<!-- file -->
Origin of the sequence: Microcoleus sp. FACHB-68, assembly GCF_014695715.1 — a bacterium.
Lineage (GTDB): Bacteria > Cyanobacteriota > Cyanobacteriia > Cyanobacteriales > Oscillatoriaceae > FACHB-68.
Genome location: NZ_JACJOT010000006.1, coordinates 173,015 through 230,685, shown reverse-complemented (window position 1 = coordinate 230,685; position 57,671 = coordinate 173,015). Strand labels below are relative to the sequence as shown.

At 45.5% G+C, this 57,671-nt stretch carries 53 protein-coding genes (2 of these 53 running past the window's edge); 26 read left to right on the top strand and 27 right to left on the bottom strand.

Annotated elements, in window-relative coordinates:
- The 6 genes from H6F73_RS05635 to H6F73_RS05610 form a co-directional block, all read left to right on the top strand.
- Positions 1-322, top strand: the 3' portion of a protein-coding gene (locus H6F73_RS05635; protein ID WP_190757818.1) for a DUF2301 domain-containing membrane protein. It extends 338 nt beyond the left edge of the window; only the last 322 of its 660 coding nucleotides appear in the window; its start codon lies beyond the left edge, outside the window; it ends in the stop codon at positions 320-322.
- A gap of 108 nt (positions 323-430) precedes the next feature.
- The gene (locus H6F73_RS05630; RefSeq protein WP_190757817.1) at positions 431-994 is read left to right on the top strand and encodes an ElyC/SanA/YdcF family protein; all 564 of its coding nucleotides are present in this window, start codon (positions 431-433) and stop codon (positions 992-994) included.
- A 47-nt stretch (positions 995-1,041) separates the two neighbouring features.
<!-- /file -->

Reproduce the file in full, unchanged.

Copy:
Origin of the sequence: Microcoleus sp. FACHB-68, assembly GCF_014695715.1 — a bacterium.
Lineage (GTDB): Bacteria > Cyanobacteriota > Cyanobacteriia > Cyanobacteriales > Oscillatoriaceae > FACHB-68.
Genome location: NZ_JACJOT010000006.1, coordinates 173,015 through 230,685, shown reverse-complemented (window position 1 = coordinate 230,685; position 57,671 = coordinate 173,015). Strand labels below are relative to the sequence as shown.

At 45.5% G+C, this 57,671-nt stretch carries 53 protein-coding genes (2 of these 53 running past the window's edge); 26 read left to right on the top strand and 27 right to left on the bottom strand.

Annotated elements, in window-relative coordinates:
- The 6 genes from H6F73_RS05635 to H6F73_RS05610 form a co-directional block, all read left to right on the top strand.
- Positions 1-322, top strand: the 3' portion of a protein-coding gene (locus H6F73_RS05635; protein ID WP_190757818.1) for a DUF2301 domain-containing membrane protein. It extends 338 nt beyond the left edge of the window; only the last 322 of its 660 coding nucleotides appear in the window; its start codon lies beyond the left edge, outside the window; it ends in the stop codon at positions 320-322.
- A gap of 108 nt (positions 323-430) precedes the next feature.
- The gene (locus H6F73_RS05630; RefSeq protein WP_190757817.1) at positions 431-994 is read left to right on the top strand and encodes an ElyC/SanA/YdcF family protein; all 564 of its coding nucleotides are present in this window, start codon (positions 431-433) and stop codon (positions 992-994) included.
- A 47-nt stretch (positions 995-1,041) separates the two neighbouring features.